The 1450-nm diode laser heats the upper mid-dermis, causing thermal coagulation of the sebaceous lobule and follicular infundibulum, reducing the activity of sebaceous glands [12]. Some studies have shown a reduction in sebum production while others have not. The 1450-nm diode laser does appear to reduce lesion counts in several small trials, but the considerable side-effect profile of significant pain and discomfort, dryness and erythema has led to this laser falling out of favour with many dermatologists.

Nd:YAG laser

The  neodymium-doped yttrium aluminium garnet (Nd:YAG) is a crystal used most commonly in a 1064-nm laser that can penetrate deeper layers within the dermis, causing diffuse dermal heating while limiting epidermal damage [13]. Although its mechanism is not entirely defined, it probably treats acne by reducing inflammation and sebum production. This laser has been more extensively studied in the treatment of acne scarring; however, there is emerging evidence for its use in the treatment of active acne.

Patients usually undergo several sessions of Nd:YAG laser treatments at 2-week intervals. It reduces inflammatory acne lesion counts, sebum output, and inflammatory cytokines and cells in treated skin.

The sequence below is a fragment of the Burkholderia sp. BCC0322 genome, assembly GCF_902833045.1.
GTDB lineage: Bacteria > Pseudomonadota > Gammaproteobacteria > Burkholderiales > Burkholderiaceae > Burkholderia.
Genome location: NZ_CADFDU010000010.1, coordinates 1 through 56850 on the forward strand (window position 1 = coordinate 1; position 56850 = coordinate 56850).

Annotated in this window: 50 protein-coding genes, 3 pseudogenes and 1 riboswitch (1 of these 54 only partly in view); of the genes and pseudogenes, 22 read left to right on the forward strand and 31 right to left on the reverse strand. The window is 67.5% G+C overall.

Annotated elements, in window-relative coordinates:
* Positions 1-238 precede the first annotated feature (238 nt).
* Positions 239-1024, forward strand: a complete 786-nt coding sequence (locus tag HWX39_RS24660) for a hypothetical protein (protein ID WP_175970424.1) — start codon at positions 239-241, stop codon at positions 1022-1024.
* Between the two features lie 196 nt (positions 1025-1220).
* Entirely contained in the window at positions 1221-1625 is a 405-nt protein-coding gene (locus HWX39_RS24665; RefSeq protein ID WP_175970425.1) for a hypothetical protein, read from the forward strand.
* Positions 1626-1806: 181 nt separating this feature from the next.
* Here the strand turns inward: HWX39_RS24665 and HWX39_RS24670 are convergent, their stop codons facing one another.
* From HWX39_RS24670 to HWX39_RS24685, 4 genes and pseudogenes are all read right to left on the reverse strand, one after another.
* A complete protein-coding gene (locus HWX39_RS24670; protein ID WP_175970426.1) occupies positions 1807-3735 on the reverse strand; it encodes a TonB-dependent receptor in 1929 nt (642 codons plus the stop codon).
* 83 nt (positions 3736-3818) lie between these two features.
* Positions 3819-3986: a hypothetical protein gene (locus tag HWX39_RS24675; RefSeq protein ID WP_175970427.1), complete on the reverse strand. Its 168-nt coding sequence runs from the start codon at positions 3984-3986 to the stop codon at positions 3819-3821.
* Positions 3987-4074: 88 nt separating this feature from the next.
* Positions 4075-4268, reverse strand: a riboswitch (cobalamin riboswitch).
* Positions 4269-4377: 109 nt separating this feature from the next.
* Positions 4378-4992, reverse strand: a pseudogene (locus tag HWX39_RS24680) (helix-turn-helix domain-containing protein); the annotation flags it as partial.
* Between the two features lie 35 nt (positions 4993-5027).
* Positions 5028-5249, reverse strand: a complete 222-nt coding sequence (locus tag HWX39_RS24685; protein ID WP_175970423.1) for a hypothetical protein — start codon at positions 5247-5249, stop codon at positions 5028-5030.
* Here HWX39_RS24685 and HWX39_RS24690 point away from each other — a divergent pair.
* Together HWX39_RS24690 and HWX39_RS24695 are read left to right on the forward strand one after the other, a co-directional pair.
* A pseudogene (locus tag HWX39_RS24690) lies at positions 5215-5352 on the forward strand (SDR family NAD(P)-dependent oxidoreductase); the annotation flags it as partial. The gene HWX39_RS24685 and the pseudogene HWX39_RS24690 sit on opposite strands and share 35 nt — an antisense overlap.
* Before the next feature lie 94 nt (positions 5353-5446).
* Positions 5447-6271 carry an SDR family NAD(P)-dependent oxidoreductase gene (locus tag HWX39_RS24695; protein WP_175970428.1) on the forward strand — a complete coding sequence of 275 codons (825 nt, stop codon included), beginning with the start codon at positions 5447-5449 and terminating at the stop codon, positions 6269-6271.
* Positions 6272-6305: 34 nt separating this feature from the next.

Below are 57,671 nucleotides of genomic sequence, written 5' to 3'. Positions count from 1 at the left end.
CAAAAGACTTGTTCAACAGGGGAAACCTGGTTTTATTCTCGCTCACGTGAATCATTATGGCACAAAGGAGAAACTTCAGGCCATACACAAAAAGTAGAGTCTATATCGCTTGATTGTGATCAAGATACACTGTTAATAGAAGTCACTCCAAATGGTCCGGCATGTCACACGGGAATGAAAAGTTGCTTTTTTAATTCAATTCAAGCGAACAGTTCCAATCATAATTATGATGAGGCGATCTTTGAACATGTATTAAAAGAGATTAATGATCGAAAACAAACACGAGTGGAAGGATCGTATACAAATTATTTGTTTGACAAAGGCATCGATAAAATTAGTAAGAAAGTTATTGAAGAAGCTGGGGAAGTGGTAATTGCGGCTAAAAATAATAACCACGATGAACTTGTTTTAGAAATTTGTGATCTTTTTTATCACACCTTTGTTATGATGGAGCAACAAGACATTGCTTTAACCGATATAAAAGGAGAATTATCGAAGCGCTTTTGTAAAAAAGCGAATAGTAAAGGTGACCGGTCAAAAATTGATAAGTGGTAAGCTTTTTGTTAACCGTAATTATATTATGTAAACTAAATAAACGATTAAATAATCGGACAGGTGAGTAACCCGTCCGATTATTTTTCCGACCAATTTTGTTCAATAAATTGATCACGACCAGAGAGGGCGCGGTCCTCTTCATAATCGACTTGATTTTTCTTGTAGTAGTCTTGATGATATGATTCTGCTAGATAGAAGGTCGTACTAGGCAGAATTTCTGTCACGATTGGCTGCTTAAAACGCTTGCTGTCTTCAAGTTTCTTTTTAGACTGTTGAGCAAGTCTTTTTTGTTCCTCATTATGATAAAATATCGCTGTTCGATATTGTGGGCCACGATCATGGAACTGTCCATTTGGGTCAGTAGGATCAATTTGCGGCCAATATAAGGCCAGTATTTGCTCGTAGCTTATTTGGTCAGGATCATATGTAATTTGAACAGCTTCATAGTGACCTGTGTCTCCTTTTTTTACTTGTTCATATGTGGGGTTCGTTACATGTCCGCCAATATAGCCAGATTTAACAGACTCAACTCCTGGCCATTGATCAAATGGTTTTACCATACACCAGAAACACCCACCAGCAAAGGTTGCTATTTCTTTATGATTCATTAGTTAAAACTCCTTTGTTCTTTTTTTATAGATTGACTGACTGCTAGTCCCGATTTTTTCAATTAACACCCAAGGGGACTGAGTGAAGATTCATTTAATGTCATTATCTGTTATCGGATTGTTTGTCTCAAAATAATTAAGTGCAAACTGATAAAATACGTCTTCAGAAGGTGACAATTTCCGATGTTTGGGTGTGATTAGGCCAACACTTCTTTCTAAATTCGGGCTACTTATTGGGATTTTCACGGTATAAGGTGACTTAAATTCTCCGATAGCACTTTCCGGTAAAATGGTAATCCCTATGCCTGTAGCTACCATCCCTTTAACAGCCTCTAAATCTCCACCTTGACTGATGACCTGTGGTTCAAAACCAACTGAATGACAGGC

Nd:YAG appears to be a useful treatment modality for active acne vulgaris, although further high-quality studies are still required. Treatments are safe, with possible side effects including skin redness, tenderness, and dryness [1].

Potassium titanyl phosphate laser

The potassium titanyl phosphate (KTP) 532 nm laser emits a green light pulsed beam that penetrates deeper than blue light, and it is used predominantly to treat telangiectasia and rosacea. The KTP laser activates porphyrins that target C. acnes to cause thermal damage to sebaceous glands [2]. Limited data support its use in active acne; however, several small studies have shown a transient reduction in acne lesion count (21–36%) [14]. The side effects of KTP laser treatment include transient crusting, oedema, and erythema.

See smartphone apps to check your skin.
[Sponsored content]

 

Related information

 

References

  1. Wiznia LE, Stevenson ML, Nagler AR. Laser treatments of active acne. Lasers Med Sci 2017; 32: 1647–58. DOI: 10.1007/s10103-017-2294-7. PubMed
  2. Momen S, Al-Niaimi F. Acne vulgaris and light-based therapies. J Cosmet Laser Ther 2015; 17: 122–8. DOI: 10.3109/14764172.2014.988727. PubMed
  3. Liu L-H, Fan X, An Y-X, Zhang J, Wang C-M, Yang R-Y. Randomized trial of three phototherapy methods for the treatment of acne vulgaris in Chinese patients. Photodermatol Photoimmunol Photomed 2014; 30: 246–53. DOI: 10.1111/phpp.12098. Journal
  4. Kwon HH, Lee JB, Yoon JY, et al. The clinical and histological effect of home-use, combination blue–red LED phototherapy for mild-to-moderate acne vulgaris in Korean patients: a double-blind, randomized controlled trial. Br J Dermatol 2013; 168: 1088–94. DOI: 10.1111/bjd.12186. Journal